Angels ink intriguing fireballer to minor league deal

No risk with the slightest chance of some reward

Feb 21, 2023; Goodyear, AZ, USA; Cincinnati Reds pitcher Tayron Guerrero (50) poses for images on
Feb 21, 2023; Goodyear, AZ, USA; Cincinnati Reds pitcher Tayron Guerrero (50) poses for images on / Rick Scuteri-USA TODAY Sports
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The Los Angeles Angels have struggled to find any sort of depth, particularly in the bullpen. The Angels consistently have one of the worst relief corps in all of baseball, and their lack of depth is a big reason why.

This past season they had a couple of arms they could rely on like Carlos Estevez and Matt Moore but the rest of the 'pen was tough for Phil Nevin to navigate. Adding as many arms to MLB and minor league deals as they can is crucial, and Tayron Guerrero is an example of the latter.

The Angels signed the 32-year-old to a minor league deal. They hope to build a good enough bullpen to not have to use him, but also hope that he can be a good enough depth arm in case they do wind up needing him, much like Chris Devenski and Jacob Webb were for brief periods.

LA Angels sign hard-throwing reliever to minor league deal

Looking first glance at this right-hander, his stats are unimpressive to say the least. Guerrero was used often out of the Marlins bullpen in both 2018 and 2019, but has a 5.77 MLB ERA in 113 appearances. He was plagued in a big way by command issues, as his 13.6% career walk rate is completely unsustainable.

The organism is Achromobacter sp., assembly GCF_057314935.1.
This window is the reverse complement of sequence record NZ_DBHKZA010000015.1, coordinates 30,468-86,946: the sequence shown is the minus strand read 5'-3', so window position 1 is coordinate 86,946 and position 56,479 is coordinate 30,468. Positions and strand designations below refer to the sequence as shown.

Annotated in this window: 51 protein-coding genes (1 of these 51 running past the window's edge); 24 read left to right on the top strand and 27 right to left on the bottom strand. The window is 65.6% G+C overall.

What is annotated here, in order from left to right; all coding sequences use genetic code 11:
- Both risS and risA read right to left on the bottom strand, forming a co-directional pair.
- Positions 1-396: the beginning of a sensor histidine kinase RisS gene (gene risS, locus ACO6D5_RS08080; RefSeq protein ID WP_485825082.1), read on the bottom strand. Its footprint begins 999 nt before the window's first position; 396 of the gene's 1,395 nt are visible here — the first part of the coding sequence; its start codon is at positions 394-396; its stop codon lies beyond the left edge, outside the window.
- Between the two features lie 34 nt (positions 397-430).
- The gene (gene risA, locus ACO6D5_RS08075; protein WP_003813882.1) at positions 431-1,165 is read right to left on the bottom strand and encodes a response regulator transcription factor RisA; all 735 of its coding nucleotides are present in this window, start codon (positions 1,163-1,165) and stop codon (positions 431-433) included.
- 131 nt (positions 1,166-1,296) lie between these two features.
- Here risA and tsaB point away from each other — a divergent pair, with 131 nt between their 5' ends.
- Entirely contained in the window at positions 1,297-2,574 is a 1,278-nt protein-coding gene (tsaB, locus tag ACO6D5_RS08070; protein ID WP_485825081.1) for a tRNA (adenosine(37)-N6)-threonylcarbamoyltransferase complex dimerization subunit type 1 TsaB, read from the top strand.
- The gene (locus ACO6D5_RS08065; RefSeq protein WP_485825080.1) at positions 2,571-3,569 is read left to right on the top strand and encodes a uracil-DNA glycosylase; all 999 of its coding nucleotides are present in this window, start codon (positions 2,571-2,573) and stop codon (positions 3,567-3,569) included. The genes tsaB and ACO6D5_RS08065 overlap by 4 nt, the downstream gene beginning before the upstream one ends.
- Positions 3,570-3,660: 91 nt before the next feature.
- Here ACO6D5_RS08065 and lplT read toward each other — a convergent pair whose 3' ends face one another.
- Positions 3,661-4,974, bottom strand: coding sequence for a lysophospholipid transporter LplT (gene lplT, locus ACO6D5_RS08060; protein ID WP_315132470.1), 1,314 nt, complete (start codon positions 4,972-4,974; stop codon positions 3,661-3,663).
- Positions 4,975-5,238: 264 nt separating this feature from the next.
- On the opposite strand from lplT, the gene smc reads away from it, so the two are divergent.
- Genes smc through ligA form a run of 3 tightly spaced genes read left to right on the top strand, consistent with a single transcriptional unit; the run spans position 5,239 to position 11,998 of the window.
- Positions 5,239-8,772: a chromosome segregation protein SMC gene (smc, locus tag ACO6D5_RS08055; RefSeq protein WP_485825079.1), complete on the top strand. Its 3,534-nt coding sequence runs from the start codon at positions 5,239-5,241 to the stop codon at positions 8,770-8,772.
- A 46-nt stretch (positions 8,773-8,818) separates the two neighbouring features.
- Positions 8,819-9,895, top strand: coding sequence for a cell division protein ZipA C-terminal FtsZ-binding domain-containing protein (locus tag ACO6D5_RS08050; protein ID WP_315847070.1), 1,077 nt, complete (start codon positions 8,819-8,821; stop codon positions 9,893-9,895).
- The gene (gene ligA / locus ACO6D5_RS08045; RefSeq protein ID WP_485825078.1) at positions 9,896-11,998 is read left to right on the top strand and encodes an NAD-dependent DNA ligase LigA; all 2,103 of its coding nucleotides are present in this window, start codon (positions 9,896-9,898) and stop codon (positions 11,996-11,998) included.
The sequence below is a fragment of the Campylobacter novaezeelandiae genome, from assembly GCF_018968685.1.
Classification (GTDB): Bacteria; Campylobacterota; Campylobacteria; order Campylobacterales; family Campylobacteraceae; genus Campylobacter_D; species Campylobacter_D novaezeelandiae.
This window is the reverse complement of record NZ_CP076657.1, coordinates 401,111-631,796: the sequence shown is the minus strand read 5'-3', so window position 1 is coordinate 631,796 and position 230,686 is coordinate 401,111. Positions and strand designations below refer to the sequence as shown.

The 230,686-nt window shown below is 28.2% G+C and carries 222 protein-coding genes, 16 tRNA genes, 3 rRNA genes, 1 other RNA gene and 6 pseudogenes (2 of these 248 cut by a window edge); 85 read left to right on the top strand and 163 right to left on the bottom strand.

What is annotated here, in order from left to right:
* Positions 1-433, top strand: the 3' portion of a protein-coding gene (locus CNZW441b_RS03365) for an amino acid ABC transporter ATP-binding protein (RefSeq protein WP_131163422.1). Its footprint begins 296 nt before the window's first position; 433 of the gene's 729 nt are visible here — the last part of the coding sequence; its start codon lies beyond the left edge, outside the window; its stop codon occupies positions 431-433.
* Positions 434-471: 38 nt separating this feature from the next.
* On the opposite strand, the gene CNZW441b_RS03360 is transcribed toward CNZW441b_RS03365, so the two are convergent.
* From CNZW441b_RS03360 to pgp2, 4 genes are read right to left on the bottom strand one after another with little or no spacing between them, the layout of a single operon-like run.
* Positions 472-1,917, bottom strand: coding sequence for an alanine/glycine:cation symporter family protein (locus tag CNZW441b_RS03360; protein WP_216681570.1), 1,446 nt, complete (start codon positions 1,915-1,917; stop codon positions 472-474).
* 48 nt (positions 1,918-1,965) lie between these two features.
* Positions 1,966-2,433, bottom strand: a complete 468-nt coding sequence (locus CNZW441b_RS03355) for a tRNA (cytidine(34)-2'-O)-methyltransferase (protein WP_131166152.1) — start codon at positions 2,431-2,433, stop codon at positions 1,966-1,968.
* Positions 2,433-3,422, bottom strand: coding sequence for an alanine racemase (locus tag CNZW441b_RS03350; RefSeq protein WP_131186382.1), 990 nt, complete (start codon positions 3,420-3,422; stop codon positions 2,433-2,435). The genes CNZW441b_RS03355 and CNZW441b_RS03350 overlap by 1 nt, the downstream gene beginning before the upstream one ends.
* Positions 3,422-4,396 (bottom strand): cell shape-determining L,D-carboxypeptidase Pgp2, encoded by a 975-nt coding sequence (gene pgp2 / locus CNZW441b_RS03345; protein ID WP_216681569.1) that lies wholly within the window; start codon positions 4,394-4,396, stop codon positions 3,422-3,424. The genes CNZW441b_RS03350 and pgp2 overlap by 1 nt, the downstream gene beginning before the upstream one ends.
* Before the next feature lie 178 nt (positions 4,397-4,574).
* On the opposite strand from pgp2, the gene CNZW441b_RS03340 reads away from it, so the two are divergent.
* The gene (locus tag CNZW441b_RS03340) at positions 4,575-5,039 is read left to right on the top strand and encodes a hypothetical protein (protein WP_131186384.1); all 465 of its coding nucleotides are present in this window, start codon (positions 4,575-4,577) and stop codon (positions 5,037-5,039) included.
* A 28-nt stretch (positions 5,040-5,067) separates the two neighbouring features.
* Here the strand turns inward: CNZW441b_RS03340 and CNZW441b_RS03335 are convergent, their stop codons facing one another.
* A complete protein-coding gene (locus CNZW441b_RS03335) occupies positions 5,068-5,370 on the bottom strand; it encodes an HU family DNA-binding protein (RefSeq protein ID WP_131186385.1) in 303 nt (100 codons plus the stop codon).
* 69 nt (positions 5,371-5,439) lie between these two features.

Guerrero hasn't pitched in the majors since 2019, making stops in other minor league systems, Japan, Independent Ball, and the Mexican League since. When he pitched this past season in the Reds minor league system it did not go well, but he pitched much better after arriving at the Mexican League.

The reason Guerrero continues to get chances is because of his fastball. He hits triple digits consistently, and has thrown as hard as 104 mph in his MLB career. That kind of velocity is obviously rare, and if they can harness his control, they'd have something here.

Yes, plenty of teams have tried and failed, but this is a minor league deal. If he doesn't pitch well, it doesn't hurt them or cost them anything. The team can cut bait and go on to the next one. Chances are, this investment will not pay off, and that's fine. On the off chance that it does, that'd be quite the add for the Halos.

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